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I've written about ARB's a lot. The main challenge is to actually make them work. Leverages are very long, the travel path is very short, only a few cm when the suspension travels, so that's why there is no major difference in terms of body roll whether you run stock ARB's or not. What stock ARBs do is mostly suspension bind and it is bad. GMS ARBs will bind the suspension too but at least they will prevent body roll. So we need stiffer torsional ARBs with the least possible weight. We have the solution on a way. Still I suggest ARBs only as an fine tuning element. First tune your spring rates, otherwise the suspension binding will increase, weight will increase, inner wheel spin will increase, nose dive and squat will remain unaffected, only body roll will decrease. ARBs should primarly be used for fine tuning understeer/oversteer balance, not for masking other suspension problems. Don't look for shortcuts, there are none if you want to do it right. 🏁
Obviously there’s a lot of variables, and it is probably more correct to talk wheel rates, but for an aggressive street/occasional track setup how much stiffer than stock would you recommend for spring rates before fine tuning with ARB? I’m thinking relative stiffness to stock and ratio of front to rear as the mechanical differences in coilover design will change the literal number somewhat. Thinking typical fast street tire setup such as 215 or 225 front and 255 or 265 rear re71r or similar.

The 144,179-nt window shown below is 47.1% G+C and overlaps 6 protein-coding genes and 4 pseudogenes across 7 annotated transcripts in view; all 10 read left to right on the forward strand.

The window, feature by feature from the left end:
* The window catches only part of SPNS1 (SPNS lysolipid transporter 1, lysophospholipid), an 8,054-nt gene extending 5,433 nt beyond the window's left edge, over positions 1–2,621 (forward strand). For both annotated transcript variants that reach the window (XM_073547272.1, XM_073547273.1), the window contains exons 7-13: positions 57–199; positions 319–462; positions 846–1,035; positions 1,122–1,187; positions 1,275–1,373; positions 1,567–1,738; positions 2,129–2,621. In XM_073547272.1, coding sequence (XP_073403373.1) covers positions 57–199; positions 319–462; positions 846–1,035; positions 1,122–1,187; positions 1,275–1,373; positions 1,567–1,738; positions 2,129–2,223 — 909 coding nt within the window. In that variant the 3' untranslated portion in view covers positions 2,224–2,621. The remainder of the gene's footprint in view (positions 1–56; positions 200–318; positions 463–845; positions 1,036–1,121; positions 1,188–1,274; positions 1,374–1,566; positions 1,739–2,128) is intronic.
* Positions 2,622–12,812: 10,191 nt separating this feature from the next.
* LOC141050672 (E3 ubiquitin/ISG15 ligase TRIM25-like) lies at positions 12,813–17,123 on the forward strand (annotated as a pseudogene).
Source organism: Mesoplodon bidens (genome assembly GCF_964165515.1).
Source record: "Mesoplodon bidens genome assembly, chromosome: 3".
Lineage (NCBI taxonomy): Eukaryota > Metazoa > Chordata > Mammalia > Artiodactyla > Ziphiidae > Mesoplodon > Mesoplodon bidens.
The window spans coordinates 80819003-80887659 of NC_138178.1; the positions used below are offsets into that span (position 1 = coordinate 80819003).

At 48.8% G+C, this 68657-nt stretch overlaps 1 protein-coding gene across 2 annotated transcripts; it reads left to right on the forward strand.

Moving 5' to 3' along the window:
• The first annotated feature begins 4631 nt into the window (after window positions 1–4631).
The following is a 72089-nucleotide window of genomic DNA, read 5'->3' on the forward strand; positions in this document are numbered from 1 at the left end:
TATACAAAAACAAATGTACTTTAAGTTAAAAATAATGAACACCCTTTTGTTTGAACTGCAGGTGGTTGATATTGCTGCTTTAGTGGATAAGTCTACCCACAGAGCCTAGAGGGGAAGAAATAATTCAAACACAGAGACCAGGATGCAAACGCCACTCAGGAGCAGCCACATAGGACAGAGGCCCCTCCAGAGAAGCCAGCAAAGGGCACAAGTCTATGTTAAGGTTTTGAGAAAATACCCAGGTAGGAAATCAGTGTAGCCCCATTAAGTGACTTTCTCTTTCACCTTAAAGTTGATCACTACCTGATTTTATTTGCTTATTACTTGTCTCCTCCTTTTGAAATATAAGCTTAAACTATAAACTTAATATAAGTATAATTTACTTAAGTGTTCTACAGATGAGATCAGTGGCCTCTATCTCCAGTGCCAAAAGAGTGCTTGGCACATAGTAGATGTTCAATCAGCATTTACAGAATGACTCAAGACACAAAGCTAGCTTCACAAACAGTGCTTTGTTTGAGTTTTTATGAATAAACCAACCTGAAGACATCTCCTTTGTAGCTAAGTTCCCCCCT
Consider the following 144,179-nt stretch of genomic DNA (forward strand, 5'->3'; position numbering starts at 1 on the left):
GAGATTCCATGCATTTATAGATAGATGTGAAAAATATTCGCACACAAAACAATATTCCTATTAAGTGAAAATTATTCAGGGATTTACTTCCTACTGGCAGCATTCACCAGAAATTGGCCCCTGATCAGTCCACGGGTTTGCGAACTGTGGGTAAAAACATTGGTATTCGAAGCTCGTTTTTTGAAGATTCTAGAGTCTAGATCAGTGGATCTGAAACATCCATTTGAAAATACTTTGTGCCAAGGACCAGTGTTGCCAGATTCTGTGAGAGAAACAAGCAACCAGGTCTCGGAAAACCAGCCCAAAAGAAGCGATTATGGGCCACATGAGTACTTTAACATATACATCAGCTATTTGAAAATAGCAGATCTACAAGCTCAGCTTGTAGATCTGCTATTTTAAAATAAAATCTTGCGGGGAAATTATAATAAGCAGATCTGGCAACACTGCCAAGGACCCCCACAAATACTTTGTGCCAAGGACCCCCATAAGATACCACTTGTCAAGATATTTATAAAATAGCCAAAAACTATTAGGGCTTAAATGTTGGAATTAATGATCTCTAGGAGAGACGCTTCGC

Seems like most of the available options are somewhere from 1.2 to 2 (3 in some of the race specs) times stock rates and from .6 to .75 ratio front to back.
 

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Cleared the codes, and disconnected the battery today (trying to clear one last stubborn code - it shows as “permanent”, and did not clear).

Went for an hour long drive on county roads which I know very well. I will agree now, that there is some low end torque missing. Not really understanding why, but that’s my ignorance. I’m sure there is a perfectly good technical explanation (and some of it was already posted here, so I’ll go back and read that.

Meanwhile, no new codes. But now I think that I understand what is going on.
When they did the install, they likely disconnected the battery. The code only came on after they did a long road test and I did a long drive. Today, on my road trip, I kept stopping to check the status and although there were no codes, the emissions system is still showing “not ready”. I’m expecting that the code will reappear when the test cycle is complete.